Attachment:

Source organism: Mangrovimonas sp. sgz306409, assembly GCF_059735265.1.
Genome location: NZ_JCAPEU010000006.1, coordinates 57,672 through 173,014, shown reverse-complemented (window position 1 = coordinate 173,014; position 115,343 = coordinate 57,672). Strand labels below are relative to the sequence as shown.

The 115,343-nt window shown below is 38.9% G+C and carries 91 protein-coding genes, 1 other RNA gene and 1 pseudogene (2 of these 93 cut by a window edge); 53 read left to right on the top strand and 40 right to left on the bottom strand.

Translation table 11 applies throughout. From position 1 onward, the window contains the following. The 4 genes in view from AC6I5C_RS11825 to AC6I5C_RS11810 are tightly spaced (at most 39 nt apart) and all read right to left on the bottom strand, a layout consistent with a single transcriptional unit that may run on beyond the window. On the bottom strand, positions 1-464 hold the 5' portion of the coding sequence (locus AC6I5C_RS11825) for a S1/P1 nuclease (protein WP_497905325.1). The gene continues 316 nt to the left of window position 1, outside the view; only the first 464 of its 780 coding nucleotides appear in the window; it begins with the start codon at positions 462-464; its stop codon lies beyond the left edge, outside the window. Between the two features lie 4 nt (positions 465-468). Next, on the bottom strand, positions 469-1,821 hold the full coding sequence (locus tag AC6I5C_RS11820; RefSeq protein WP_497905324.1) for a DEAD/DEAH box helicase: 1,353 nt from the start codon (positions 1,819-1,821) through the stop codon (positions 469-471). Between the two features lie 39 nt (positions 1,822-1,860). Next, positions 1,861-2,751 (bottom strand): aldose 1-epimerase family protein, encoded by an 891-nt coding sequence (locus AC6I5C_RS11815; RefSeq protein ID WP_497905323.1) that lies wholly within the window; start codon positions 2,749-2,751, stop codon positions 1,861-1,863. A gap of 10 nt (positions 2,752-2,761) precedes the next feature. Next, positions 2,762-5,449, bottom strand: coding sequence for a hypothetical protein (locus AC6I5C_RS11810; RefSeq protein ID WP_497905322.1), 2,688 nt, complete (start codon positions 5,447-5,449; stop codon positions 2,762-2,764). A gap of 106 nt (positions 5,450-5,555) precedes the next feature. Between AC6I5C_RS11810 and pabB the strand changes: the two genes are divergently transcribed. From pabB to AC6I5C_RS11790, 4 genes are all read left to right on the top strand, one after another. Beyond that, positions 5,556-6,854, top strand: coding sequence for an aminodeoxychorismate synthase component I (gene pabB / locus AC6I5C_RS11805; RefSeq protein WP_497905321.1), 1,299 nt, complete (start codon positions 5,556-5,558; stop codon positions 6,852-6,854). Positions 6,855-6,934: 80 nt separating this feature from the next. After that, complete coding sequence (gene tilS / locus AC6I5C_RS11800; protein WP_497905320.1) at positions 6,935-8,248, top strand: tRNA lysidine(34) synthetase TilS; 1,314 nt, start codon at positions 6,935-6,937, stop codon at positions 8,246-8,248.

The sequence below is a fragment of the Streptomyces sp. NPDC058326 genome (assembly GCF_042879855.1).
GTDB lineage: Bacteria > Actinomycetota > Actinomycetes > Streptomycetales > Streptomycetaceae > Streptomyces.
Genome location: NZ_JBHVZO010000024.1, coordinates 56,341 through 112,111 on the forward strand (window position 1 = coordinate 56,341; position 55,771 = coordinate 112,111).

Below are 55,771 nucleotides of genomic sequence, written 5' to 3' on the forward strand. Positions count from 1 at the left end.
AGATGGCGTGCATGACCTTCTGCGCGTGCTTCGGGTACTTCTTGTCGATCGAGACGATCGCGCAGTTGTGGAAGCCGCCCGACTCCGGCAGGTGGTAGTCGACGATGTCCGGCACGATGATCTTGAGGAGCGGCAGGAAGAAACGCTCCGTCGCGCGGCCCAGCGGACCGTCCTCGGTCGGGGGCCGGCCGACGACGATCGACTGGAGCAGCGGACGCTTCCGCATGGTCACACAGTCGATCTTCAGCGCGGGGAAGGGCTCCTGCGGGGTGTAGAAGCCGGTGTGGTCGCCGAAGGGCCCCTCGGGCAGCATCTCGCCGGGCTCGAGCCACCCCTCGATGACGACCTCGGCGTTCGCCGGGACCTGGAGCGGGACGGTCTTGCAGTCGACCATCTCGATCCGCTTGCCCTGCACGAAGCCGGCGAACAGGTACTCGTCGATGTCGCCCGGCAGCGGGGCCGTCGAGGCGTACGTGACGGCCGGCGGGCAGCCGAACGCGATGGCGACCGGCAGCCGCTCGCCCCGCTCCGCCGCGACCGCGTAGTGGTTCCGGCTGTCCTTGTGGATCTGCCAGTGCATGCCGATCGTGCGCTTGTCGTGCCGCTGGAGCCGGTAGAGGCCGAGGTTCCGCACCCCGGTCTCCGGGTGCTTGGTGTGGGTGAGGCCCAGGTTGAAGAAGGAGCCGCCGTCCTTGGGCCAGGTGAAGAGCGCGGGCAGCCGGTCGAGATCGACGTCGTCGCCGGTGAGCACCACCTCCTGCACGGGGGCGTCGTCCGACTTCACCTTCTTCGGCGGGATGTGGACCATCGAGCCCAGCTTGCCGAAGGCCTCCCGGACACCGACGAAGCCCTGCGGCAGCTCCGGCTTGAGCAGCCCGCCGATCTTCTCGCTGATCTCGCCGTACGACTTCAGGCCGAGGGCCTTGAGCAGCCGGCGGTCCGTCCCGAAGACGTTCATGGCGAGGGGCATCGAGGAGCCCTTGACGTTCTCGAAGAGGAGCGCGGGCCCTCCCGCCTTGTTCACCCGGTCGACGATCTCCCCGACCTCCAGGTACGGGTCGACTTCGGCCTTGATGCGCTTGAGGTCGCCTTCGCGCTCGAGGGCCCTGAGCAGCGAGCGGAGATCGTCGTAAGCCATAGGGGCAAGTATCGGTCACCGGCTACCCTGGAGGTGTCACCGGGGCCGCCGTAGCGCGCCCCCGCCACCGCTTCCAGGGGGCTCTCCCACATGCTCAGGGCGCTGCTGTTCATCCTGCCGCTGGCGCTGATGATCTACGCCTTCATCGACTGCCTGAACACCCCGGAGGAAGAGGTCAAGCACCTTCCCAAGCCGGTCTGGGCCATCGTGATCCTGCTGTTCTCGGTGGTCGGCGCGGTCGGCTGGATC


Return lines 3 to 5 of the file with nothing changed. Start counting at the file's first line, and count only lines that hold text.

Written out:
The 115,343-nt window shown below is 38.9% G+C and carries 91 protein-coding genes, 1 other RNA gene and 1 pseudogene (2 of these 93 cut by a window edge); 53 read left to right on the top strand and 40 right to left on the bottom strand.

Translation table 11 applies throughout. From position 1 onward, the window contains the following. The 4 genes in view from AC6I5C_RS11825 to AC6I5C_RS11810 are tightly spaced (at most 39 nt apart) and all read right to left on the bottom strand, a layout consistent with a single transcriptional unit that may run on beyond the window. On the bottom strand, positions 1-464 hold the 5' portion of the coding sequence (locus AC6I5C_RS11825) for a S1/P1 nuclease (protein WP_497905325.1). The gene continues 316 nt to the left of window position 1, outside the view; only the first 464 of its 780 coding nucleotides appear in the window; it begins with the start codon at positions 462-464; its stop codon lies beyond the left edge, outside the window. Between the two features lie 4 nt (positions 465-468). Next, on the bottom strand, positions 469-1,821 hold the full coding sequence (locus tag AC6I5C_RS11820; RefSeq protein WP_497905324.1) for a DEAD/DEAH box helicase: 1,353 nt from the start codon (positions 1,819-1,821) through the stop codon (positions 469-471). Between the two features lie 39 nt (positions 1,822-1,860). Next, positions 1,861-2,751 (bottom strand): aldose 1-epimerase family protein, encoded by an 891-nt coding sequence (locus AC6I5C_RS11815; RefSeq protein ID WP_497905323.1) that lies wholly within the window; start codon positions 2,749-2,751, stop codon positions 1,861-1,863. A gap of 10 nt (positions 2,752-2,761) precedes the next feature. Next, positions 2,762-5,449, bottom strand: coding sequence for a hypothetical protein (locus AC6I5C_RS11810; RefSeq protein ID WP_497905322.1), 2,688 nt, complete (start codon positions 5,447-5,449; stop codon positions 2,762-2,764). A gap of 106 nt (positions 5,450-5,555) precedes the next feature. Between AC6I5C_RS11810 and pabB the strand changes: the two genes are divergently transcribed. From pabB to AC6I5C_RS11790, 4 genes are all read left to right on the top strand, one after another. Beyond that, positions 5,556-6,854, top strand: coding sequence for an aminodeoxychorismate synthase component I (gene pabB / locus AC6I5C_RS11805; RefSeq protein WP_497905321.1), 1,299 nt, complete (start codon positions 5,556-5,558; stop codon positions 6,852-6,854). Positions 6,855-6,934: 80 nt separating this feature from the next. After that, complete coding sequence (gene tilS / locus AC6I5C_RS11800; protein WP_497905320.1) at positions 6,935-8,248, top strand: tRNA lysidine(34) synthetase TilS; 1,314 nt, start codon at positions 6,935-6,937, stop codon at positions 8,246-8,248.

The sequence below is a fragment of the Streptomyces sp. NPDC058326 genome (assembly GCF_042879855.1).